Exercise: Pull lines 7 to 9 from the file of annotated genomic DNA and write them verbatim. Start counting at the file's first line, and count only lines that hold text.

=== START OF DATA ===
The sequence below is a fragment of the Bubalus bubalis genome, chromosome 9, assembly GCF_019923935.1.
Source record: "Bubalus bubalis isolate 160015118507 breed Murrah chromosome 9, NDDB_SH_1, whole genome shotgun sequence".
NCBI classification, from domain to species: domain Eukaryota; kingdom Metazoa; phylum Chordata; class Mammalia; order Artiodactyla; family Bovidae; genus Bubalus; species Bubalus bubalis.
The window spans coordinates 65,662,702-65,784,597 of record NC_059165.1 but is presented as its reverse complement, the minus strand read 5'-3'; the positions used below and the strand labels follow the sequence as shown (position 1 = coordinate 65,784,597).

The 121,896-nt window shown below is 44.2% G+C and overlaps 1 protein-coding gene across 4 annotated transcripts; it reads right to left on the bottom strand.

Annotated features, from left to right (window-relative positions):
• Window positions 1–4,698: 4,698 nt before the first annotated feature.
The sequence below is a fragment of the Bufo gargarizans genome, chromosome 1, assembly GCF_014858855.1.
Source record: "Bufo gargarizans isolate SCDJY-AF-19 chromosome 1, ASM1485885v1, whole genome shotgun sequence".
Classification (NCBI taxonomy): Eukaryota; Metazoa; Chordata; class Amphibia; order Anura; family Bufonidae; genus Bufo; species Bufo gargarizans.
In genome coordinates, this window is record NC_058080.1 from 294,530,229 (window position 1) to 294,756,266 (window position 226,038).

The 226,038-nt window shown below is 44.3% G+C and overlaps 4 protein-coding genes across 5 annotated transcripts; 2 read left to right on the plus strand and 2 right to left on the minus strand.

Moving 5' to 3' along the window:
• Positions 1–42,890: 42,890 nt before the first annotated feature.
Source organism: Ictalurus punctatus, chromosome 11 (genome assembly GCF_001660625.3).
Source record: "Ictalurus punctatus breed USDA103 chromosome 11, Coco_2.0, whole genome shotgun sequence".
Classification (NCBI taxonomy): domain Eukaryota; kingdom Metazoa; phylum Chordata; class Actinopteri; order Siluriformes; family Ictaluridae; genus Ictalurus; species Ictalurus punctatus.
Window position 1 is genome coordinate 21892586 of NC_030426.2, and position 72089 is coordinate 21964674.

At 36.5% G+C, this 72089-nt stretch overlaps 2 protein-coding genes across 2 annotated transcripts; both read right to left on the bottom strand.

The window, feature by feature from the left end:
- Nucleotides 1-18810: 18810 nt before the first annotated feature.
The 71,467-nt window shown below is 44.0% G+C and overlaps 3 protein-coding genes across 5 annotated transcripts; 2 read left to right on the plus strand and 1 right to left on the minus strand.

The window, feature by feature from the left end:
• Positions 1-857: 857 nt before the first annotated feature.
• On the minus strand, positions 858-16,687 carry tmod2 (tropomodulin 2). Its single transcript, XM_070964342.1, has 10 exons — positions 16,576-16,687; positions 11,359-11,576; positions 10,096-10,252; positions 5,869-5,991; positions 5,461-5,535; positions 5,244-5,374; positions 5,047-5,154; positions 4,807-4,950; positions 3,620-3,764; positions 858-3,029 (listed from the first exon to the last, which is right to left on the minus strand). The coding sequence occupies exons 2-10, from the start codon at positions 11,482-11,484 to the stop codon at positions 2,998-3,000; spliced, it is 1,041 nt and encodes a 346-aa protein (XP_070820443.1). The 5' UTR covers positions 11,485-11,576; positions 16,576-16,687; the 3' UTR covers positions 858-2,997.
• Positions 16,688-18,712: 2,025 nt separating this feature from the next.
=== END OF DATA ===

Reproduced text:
• Window positions 1–4,698: 4,698 nt before the first annotated feature.
The sequence below is a fragment of the Bufo gargarizans genome, chromosome 1, assembly GCF_014858855.1.
Source record: "Bufo gargarizans isolate SCDJY-AF-19 chromosome 1, ASM1485885v1, whole genome shotgun sequence".